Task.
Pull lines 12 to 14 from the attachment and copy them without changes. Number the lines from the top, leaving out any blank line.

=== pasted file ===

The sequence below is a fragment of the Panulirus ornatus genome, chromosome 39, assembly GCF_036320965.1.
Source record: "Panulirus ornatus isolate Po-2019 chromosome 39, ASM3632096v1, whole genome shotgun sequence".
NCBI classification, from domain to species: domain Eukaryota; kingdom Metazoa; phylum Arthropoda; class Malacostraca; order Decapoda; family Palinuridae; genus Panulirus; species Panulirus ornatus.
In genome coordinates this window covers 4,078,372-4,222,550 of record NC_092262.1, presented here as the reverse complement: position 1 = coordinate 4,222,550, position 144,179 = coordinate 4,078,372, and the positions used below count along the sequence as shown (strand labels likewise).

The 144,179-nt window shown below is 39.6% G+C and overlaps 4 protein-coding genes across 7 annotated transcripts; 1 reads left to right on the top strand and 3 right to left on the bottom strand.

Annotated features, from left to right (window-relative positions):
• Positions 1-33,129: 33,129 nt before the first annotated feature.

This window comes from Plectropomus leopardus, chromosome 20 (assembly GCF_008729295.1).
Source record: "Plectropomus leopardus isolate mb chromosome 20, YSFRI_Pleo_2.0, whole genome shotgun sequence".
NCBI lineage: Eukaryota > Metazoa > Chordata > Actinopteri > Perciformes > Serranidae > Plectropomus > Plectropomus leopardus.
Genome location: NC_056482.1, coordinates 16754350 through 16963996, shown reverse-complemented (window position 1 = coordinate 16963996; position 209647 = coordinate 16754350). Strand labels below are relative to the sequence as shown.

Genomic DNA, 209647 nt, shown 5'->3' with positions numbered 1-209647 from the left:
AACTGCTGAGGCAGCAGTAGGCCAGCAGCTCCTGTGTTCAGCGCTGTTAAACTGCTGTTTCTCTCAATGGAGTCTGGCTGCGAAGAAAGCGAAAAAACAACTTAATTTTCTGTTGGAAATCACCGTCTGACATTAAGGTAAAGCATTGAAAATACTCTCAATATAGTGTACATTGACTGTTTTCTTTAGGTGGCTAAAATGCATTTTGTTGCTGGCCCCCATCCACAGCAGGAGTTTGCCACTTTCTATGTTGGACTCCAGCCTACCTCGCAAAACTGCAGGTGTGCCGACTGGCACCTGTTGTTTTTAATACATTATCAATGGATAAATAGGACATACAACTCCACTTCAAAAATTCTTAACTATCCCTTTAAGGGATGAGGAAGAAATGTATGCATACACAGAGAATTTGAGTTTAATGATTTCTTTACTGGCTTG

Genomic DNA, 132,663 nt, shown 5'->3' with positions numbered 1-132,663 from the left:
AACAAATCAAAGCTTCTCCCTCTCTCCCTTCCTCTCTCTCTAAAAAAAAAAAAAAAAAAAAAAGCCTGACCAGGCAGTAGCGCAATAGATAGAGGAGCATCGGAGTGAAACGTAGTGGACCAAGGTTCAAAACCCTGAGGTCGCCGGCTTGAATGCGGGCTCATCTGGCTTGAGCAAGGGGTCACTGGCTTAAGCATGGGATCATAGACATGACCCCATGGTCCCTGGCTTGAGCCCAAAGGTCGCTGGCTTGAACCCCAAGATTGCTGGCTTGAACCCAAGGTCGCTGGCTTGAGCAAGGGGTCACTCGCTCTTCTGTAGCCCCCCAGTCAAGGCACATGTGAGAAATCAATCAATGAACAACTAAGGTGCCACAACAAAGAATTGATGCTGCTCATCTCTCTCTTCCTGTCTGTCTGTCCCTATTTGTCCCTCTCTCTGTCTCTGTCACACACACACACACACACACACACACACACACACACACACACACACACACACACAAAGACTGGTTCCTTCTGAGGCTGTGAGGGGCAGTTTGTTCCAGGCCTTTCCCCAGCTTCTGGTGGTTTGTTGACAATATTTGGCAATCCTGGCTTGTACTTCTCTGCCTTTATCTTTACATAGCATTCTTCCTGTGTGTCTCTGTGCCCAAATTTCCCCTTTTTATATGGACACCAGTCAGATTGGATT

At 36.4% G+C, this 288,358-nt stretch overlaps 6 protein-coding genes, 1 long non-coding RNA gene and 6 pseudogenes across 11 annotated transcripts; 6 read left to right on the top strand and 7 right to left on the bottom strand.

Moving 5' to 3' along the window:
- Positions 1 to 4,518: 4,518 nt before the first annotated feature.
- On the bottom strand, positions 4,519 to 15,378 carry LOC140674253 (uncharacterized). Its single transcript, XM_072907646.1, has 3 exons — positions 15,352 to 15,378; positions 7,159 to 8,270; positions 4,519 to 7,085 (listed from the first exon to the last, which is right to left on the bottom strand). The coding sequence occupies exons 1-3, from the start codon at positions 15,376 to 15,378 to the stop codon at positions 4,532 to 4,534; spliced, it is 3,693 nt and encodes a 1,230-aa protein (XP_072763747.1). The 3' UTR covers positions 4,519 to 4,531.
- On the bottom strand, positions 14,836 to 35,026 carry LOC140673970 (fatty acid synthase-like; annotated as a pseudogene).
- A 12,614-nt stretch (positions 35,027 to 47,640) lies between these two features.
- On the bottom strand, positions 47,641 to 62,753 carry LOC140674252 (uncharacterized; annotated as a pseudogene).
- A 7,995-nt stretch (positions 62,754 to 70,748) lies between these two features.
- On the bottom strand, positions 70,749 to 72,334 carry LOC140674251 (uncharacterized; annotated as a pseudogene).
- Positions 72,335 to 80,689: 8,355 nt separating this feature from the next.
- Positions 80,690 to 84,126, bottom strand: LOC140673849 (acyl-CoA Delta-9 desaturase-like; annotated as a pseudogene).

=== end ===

Genomic DNA, 209647 nt, shown 5'->3' with positions numbered 1-209647 from the left:
AACTGCTGAGGCAGCAGTAGGCCAGCAGCTCCTGTGTTCAGCGCTGTTAAACTGCTGTTTCTCTCAATGGAGTCTGGCTGCGAAGAAAGCGAAAAAACAACTTAATTTTCTGTTGGAAATCACCGTCTGACATTAAGGTAAAGCATTGAAAATACTCTCAATATAGTGTACATTGACTGTTTTCTTTAGGTGGCTAAAATGCATTTTGTTGCTGGCCCCCATCCACAGCAGGAGTTTGCCACTTTCTATGTTGGACTCCAGCCTACCTCGCAAAACTGCAGGTGTGCCGACTGGCACCTGTTGTTTTTAATACATTATCAATGGATAAATAGGACATACAACTCCACTTCAAAAATTCTTAACTATCCCTTTAAGGGATGAGGAAGAAATGTATGCATACACAGAGAATTTGAGTTTAATGATTTCTTTACTGGCTTG

Genomic DNA, 132,663 nt, shown 5'->3' with positions numbered 1-132,663 from the left: